My guess is that this is a result of a specific media narrative, where news and social media will only report civilian casualties without showing the greater context for the conflict.  NY Times for example is only showing hospital emergency rooms with Arab casualties of Israeli bombing, yet it will never show something like this;

Islamic terrorists firing rockets from within civilian areas, committing a double war crime in the process (firing at civilians while hiding behind civilians).  So an average viewer gets an impression that Israelis are pounding civilians for the hell of it, or at the very least are using uncontrolled fire. These media outlets also do not mention the fact that Islamic terror groups like Hamas routinely harass and warn journalists what to report and what not to report on threats of physical violence and threats of expulsion. This is a HUGE part of the narrative that never gets mentioned, so the viewer is presented with a one-sided story of Israelis being these awful child-killers.  An Italian journalist tweeted this as soon as he was out of Gaza,


Out of far from retaliation: misfired rocket killed children yday in Shati. Witness: militants rushed and cleared debris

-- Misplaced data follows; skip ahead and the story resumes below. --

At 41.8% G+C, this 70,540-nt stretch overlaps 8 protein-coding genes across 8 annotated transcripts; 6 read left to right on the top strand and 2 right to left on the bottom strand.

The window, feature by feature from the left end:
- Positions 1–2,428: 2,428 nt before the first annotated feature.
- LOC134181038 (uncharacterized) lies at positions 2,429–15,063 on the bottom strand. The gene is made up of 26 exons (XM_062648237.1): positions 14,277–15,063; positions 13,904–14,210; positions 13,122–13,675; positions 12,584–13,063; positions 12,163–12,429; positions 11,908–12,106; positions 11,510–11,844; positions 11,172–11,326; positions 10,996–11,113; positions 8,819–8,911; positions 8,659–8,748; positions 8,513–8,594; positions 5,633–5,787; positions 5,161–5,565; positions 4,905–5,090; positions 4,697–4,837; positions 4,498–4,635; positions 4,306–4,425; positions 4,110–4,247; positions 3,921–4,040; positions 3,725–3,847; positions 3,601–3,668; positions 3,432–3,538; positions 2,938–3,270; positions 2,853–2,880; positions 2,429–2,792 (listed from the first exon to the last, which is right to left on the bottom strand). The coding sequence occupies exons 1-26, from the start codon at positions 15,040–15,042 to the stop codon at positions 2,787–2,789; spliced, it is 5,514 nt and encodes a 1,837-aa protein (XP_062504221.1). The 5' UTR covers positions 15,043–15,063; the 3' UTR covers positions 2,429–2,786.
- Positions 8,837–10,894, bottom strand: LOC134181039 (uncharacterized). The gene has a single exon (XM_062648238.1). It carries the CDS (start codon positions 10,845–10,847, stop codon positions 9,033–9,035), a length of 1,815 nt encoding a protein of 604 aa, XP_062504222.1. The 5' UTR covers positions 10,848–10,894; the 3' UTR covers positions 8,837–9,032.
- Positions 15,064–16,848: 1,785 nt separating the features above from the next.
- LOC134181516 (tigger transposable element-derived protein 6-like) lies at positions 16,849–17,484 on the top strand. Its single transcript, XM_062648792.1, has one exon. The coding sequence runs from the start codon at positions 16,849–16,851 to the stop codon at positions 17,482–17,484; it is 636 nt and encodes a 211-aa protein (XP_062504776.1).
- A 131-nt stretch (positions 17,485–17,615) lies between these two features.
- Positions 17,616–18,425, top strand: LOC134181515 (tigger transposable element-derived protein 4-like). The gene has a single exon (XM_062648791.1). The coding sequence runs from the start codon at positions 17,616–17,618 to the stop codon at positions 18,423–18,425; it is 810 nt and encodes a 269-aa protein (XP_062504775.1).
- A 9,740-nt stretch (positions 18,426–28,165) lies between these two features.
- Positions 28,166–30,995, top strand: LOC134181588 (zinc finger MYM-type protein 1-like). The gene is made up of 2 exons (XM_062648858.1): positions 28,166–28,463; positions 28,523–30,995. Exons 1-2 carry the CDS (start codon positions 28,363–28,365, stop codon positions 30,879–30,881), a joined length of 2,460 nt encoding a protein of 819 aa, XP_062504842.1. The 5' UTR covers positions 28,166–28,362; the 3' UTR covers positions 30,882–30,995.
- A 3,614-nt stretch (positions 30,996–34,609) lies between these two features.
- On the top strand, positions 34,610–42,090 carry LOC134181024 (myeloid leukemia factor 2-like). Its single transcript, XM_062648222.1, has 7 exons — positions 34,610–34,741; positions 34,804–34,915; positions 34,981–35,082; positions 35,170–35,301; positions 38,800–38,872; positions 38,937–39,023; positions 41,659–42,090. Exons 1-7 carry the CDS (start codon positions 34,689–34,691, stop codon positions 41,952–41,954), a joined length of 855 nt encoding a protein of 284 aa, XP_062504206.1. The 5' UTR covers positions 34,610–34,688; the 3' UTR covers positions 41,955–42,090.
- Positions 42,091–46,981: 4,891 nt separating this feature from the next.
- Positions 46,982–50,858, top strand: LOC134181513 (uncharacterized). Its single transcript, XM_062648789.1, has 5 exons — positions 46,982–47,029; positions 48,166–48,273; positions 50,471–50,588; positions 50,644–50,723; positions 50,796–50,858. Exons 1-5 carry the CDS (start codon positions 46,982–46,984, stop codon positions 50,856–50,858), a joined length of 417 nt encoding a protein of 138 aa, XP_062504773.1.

What I wanted to focus here was something I keep seeing pop up when people or news organizations comment on the ferocity of Israeli strikes, they keep using the term ‘Disproportionate’.

I find this term interesting because I’ve never heard it used in any other conflict when discussing military strategy.

I’ve never yet saw a military back away from a fight with its enemy simply because their forces are greater or more powerful than the enemy. This is a ludicrous idea.  No military on earth fights wars only when the forces are ‘proportionate’, and the fact that this is demanded from only 1 single nation tells more about the people making these demands than how Israel fights its wars.

Besides this obvious fact, if I were in Israeli shoes, facing a heavily armed Islamic terror group whose sole ideology is my death and destruction of my country, I would not only want my government to use disproportionate force to destroy them, I would demand this.

The body count score card

another rather creepy phenomenon of this war (and all Israel related wars) is the constant score keeping of casualties on both sides. Its like a daily report card that is always squeezed into a news report or an article. The entire fascination about ‘proportionality’ seems to be stemming from this body count obsession, as if the morality of each side is determined by how many of its victims die.

statsfrom NY Times

I’ve never seen this before, for example when US invaded Iraq, I dont think I’ve seen such a comparison. We’ve seen deaths of US service members scrolled down and some vague statistics about 120,000 or etc, Iraqis killed, but never a 1:1 score card. Its rather ghoulish and it completely ignores an obvious fact that Israelis protect their civilians with bomb shelters, rocket alert apps for smart phones and Iron Dome system while Hamas places civilians around their weapon depots and does not build any form of shelter for its people. The news narrative completely ignores this blatant fact.



war crimes.

Excuses for Islamist murder and genocidal ideology